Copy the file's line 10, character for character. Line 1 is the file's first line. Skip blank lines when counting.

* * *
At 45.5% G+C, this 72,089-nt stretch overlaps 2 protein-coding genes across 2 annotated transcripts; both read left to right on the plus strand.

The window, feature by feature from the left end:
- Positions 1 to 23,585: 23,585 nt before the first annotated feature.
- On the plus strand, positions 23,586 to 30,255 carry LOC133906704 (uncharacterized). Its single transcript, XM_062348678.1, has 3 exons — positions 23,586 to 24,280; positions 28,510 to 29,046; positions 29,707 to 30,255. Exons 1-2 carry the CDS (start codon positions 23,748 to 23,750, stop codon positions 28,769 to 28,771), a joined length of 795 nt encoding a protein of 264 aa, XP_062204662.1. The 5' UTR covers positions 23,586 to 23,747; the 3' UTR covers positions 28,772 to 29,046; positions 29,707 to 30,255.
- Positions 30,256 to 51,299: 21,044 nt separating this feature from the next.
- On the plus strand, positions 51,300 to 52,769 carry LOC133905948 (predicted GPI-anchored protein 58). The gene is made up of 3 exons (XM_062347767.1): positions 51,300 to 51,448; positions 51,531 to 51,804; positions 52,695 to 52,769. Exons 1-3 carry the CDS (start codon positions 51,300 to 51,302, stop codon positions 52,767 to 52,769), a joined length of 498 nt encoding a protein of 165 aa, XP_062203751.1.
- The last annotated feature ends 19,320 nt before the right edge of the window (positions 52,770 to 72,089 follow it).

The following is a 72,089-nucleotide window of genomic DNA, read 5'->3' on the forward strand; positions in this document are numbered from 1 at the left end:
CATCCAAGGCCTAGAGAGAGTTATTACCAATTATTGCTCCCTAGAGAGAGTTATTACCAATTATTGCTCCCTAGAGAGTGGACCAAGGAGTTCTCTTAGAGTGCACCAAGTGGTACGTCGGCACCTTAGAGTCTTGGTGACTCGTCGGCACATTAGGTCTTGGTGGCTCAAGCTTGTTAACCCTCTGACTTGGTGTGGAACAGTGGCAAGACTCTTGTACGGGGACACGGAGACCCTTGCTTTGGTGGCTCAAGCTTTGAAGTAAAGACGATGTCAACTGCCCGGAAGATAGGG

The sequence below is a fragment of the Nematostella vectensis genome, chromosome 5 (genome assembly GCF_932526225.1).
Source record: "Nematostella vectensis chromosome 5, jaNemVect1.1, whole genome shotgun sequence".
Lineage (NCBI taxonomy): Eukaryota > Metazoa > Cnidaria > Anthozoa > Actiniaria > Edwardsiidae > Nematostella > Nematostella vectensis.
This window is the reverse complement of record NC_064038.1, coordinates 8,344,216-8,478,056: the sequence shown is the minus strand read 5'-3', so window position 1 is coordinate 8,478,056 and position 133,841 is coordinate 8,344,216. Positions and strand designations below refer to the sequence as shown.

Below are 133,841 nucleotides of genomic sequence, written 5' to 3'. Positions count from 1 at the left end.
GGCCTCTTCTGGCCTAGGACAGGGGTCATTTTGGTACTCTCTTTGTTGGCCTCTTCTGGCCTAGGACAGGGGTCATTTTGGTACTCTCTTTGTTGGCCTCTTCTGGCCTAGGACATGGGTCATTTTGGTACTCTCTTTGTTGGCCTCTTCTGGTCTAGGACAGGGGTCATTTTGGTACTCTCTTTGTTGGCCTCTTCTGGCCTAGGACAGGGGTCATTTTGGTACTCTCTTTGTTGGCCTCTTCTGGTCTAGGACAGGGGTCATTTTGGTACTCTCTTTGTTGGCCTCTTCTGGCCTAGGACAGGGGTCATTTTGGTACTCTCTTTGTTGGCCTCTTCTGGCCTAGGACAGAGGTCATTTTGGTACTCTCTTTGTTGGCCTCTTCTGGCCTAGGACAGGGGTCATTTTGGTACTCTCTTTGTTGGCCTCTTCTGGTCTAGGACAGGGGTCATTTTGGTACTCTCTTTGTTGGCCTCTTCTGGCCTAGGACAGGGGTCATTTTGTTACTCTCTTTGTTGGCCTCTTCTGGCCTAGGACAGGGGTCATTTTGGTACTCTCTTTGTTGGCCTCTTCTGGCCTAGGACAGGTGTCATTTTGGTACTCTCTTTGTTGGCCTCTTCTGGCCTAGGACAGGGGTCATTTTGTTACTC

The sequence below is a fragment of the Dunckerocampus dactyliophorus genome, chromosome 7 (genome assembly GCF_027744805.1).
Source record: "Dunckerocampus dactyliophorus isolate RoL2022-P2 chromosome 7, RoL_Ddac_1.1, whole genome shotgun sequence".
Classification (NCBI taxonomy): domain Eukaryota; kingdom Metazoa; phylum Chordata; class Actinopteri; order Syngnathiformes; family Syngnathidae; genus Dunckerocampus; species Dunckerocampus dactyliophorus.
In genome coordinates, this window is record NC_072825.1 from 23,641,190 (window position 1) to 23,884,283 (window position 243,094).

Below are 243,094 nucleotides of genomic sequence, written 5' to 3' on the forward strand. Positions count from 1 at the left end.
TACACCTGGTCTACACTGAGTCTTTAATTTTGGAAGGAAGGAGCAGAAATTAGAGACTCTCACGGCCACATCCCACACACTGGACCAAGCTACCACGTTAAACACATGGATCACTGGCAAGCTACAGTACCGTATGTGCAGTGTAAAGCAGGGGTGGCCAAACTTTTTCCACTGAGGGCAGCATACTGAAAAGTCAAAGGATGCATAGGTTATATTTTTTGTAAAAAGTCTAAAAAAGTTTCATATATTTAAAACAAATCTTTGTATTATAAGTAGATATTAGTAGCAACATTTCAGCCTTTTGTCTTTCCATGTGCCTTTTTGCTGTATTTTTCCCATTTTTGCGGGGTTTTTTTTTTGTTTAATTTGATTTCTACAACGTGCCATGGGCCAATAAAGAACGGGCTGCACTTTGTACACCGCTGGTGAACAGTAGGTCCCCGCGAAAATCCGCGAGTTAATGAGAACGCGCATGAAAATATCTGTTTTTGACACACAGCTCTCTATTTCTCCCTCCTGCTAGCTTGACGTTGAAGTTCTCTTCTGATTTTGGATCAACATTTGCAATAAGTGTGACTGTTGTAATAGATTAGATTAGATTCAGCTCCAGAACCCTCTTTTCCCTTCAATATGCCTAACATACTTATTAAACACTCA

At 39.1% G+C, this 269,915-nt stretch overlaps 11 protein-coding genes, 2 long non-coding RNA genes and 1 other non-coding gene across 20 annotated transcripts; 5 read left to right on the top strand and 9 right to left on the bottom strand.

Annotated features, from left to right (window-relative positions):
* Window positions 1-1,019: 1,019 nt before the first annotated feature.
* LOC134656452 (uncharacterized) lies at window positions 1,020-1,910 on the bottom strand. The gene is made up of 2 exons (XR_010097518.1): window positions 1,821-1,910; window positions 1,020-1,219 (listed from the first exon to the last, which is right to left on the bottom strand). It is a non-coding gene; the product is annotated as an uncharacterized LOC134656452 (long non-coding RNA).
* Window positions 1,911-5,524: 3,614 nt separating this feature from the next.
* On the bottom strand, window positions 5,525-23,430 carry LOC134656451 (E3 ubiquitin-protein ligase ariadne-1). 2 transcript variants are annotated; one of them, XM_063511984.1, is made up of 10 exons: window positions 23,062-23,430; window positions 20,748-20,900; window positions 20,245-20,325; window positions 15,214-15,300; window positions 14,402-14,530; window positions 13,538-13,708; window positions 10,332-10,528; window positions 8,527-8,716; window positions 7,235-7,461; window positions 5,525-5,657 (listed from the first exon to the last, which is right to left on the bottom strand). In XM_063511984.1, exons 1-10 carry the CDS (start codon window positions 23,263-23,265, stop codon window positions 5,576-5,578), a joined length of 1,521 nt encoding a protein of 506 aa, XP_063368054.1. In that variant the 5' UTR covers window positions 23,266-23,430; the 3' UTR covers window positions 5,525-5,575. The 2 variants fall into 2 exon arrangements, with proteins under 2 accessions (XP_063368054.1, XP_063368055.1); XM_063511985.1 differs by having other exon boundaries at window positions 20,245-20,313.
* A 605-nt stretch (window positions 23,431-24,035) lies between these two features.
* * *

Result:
The sequence below is a fragment of the Nematostella vectensis genome, chromosome 5 (genome assembly GCF_932526225.1).